Securing The Hook – How I Got Into WoW

While I’m crunching on a new novel for my Patreon, and trying to warm up the creative juices this morning, I thought I’d talk about how I even got into WoW. I want to compare and contrast this with another game, that I (and really a whole lot of people) have been playing a lot the past week or so – Zelda: Breath of the Wild.

My journey with WoW started in 2004. I was fresh out of high school, living with a couple of friends, all of us working full time and hanging out in our off-hours. Well, as much as two introverts and an extrovert could hang out. One of them, Jon, bought World of Warcraft on launch day. We all kind of looked at it in curiosity – I was barely aware of it, even though I still had (and have now!) the issue of Computer Gaming World from like 2002 or 2003 where it was shown off in very early state. Joe, the other friend, was more aware of it, and seeing Jon play it made him go get it immediately, installing it to the shitty desktop we shared so that he could play. I played around with it, having brief flirtations on both of their accounts. I started with an orc warrior, which kind of started the process. I proceeded to then try a troll mage, which got me a bit more in, but I still wasn’t sold.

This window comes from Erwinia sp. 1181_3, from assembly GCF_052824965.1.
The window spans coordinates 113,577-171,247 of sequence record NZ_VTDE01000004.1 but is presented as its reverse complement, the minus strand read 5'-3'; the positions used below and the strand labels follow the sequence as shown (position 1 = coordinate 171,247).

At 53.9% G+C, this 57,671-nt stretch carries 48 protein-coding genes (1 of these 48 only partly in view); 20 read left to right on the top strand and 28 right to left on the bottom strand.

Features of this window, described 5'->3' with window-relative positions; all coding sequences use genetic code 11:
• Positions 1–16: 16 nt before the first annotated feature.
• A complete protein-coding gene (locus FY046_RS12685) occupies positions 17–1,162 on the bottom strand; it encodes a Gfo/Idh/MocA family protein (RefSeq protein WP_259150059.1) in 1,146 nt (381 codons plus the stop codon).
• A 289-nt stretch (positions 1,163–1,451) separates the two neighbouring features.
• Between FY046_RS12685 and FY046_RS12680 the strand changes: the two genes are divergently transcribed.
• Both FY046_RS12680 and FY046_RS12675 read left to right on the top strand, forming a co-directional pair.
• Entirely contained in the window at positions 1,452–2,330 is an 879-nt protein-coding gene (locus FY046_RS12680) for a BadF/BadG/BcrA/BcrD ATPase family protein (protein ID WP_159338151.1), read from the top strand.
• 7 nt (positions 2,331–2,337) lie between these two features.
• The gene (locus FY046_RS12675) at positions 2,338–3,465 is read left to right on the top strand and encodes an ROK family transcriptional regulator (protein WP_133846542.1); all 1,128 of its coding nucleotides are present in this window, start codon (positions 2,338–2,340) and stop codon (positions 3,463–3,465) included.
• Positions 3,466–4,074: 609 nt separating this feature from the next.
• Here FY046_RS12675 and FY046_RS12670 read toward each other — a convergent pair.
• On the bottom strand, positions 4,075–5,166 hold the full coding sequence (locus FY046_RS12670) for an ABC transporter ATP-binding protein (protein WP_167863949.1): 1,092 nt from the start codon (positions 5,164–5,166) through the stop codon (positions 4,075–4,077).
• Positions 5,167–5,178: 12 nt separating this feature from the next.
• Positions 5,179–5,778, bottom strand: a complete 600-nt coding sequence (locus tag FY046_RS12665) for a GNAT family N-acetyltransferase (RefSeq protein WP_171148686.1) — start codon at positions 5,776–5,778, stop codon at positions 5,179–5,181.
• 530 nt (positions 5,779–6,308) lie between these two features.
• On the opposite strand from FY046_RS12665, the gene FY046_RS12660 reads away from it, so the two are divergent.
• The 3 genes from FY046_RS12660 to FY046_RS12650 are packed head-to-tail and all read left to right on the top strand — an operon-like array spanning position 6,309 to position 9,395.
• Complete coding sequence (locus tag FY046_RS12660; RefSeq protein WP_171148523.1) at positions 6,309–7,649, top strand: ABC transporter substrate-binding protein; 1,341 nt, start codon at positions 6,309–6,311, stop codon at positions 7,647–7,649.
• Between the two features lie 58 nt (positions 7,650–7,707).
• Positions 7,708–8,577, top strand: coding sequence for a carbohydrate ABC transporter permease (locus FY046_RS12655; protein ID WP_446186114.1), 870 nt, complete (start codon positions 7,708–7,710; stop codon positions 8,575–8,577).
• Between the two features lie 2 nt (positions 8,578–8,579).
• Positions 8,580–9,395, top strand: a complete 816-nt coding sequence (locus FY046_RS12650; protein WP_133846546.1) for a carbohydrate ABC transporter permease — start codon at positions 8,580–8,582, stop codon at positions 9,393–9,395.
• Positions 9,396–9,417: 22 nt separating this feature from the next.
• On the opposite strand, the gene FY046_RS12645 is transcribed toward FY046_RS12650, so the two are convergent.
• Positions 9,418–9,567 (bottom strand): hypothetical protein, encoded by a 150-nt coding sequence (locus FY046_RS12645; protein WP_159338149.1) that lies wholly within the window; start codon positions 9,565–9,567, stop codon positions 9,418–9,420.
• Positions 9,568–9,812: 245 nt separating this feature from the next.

Then I rolled a night elf priest. When I think back to it, I knew I was going to get hooked, from the first character, which is why I felt compelled against reason to keep trying it. This was now June 2005, and I bought the game box, a time card, and stayed up overnight playing, from 8 or 9  PM until 7 AM, when I got ready and went to work for a Friday. I was level 9 when I left.

The first thing I did was set out after finishing Teldrassil, to take the journey to Ironforge and Stormwind. I died a lot passing through Wetlands, as was tradition. But I was hooked.

What captured me about the game at first, from that very first character, was the sense of scale. I hadn’t played many games with as big of a map – games that actually felt like a “world” and not a disjointed set of levels joined together at points. There was established lore, although my familiarity was shaky at best (I had only briefly played Warcraft III, and not even the whole campaign – just the first few missions). There was history etched into things. Statues, unaccompanied weapons, skeletal remains and the like, all of which served to reinforce that this was a world, one that had history and weight. It, particularly in Vanilla, did not always feel like a playground. There was danger around some corners, and some places where it might feel awkwardly designed, but that only heightened the feeling of worldliness from it. This was a world, not a game, and so sometimes there would be rough terrain, impassable boundaries, and hordes of enemies that don’t just conveniently part ways for you.